I’ve become aware that someone has stolen my stuff. Sadly, it’s not the first time, nor will it be the last. Unfortunately, there are crooked people out there, and creatives are particularly vulnerable to having their work ripped off because we put our art out there for the world to see.
Someone is profiting from the film simulation recipes found on the Fuji X Weekly blog. I, Ritchie Roesch, created most of them. Some were co-created between myself and collaborators (friends of this blog). A few were not created by me, but I always ask for and receive permission before publishing them on this website, and I always give credit to the creator. But someone has published the recipes from this website on their own platform; this person never asked for nor received permission from me, and I was never cited or given any credit. Some of the recipes were renamed to something similar, but most were copied straight up. This person is collecting money through solicited donations and paid “premium” content. But most of this person’s content is mine. While this person doesn’t state that they created the recipes, they don’t state that they didn’t, which is downright misleading.
I put in so much time into this blog as a service to the Fujifilm community. It’s disheartening to say the least that someone has taken this work for their own financial benefit. Create your own recipes! Or, here’s a thought: cite your sources. Even better, reach out to me in the first place. What this person did is extremely underhanded and unethical and probably illegal. It’s really shameful.
If the person who did this (and they know who they are) reads this article, my hope is that they stop collecting money (profiting from other’s work without permission) and clearly cite their sources (instead of plagiarism). This person should also contact me. It’s not right what you did. There’s a right way and wrong way to do things, and you chose the wrong way. I ask you to please set things right. Be inspired by this website, but do not steal from it!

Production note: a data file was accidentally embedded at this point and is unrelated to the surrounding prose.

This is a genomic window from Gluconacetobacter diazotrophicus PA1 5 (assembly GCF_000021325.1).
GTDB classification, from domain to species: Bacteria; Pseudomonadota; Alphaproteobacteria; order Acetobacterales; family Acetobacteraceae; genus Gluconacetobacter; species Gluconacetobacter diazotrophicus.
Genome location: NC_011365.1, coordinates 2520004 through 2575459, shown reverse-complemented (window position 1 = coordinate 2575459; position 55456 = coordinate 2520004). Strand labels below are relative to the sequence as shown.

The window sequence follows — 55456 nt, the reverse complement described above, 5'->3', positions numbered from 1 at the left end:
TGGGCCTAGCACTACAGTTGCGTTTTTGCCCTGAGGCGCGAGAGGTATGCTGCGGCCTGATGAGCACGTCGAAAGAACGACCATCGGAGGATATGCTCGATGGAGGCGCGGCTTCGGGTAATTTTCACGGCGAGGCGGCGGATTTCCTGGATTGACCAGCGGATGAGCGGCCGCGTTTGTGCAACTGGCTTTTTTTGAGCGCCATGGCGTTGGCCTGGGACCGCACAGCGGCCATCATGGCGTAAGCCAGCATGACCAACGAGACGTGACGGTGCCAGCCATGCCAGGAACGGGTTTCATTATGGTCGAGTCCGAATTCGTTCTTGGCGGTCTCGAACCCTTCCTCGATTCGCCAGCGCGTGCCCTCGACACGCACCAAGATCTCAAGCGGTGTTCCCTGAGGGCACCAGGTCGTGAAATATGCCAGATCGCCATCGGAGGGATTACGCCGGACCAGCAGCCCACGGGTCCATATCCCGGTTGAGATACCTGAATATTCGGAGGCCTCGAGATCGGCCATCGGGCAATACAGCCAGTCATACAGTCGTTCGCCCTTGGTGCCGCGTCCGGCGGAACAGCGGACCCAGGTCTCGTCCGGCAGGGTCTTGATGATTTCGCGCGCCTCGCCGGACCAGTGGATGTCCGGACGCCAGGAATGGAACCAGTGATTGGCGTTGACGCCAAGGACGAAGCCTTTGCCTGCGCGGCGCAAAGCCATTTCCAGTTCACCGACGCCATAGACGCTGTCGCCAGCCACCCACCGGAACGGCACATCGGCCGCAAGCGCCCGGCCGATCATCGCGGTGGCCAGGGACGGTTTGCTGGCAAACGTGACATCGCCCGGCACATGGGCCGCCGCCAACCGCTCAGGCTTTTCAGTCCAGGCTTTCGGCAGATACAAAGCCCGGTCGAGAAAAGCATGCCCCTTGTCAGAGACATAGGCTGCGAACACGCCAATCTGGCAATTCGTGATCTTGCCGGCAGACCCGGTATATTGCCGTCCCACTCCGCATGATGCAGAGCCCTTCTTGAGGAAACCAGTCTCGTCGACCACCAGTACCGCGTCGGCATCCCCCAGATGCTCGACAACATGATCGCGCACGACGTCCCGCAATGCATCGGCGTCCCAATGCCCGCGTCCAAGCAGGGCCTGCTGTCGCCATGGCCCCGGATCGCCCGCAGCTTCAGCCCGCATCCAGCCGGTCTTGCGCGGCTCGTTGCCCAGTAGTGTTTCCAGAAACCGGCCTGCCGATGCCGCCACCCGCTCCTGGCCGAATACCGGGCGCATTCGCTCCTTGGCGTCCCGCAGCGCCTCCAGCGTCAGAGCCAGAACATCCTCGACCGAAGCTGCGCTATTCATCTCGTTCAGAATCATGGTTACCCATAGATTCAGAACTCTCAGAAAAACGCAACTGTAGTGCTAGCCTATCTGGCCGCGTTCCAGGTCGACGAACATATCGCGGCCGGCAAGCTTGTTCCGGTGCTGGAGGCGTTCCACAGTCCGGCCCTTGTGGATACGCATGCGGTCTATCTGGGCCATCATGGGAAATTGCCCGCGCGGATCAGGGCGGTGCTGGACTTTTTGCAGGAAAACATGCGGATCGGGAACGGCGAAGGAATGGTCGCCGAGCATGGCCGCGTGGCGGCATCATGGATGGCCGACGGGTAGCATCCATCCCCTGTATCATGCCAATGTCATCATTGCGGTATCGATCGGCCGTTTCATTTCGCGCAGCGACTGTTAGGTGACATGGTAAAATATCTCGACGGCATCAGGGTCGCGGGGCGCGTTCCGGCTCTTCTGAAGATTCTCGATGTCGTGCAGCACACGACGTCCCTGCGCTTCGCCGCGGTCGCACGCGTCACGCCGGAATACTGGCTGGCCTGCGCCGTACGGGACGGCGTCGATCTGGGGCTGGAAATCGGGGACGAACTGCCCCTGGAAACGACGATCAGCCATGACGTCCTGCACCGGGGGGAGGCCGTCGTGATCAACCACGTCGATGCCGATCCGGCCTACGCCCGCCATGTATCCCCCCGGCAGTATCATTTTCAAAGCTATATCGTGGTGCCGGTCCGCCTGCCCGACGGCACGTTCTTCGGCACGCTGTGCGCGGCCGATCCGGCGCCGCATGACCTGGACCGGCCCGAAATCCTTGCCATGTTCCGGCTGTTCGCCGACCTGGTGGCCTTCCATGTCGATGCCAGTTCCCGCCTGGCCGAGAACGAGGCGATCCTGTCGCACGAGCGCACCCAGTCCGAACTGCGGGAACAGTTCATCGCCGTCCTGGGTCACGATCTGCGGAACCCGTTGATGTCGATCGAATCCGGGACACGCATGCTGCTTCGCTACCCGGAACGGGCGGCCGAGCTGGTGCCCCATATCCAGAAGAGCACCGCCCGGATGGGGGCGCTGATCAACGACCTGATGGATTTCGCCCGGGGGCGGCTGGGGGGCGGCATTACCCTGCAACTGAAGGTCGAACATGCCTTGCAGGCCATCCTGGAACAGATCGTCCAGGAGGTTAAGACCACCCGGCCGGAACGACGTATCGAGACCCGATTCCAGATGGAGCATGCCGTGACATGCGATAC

I get asked regularly about White Balance. My film simulation recipes require various White Balance adjustments, and sometimes, in different light situations, the results can be unusual, which can be good or bad, depending on what you are trying to achieve. So let’s discuss this, and figure out what you can do if the results aren’t what you want.
White Balance is the adjustment of color temperature (measured in Kelvin) to account for various light conditions, so that white objects appear white, and not yellow or blue or some other color. White Balance Shift is a tool to precisely fine-tune the White Balance. The intention of White Balance and White Balance Shift is to achieve a natural color balance that matches what the eye sees. But you can give your photographs whatever color balance you’d like—this is art; there are no rules.
Back when I shot film, I don’t remember hearing the term “white balance” spoken even once. There were two options: daylight film and tungsten film. The former was most common and was used in natural light situations, the the latter was less common and used in artificial light situations. I carried with me a warming filter and cooling filter to compensate for various light conditions, essentially to adjust the “white balance” when the light changed. You can actually still do this with digital photography, but the White Balance tools on your camera make it unnecessary to carry around warming and cooling filters.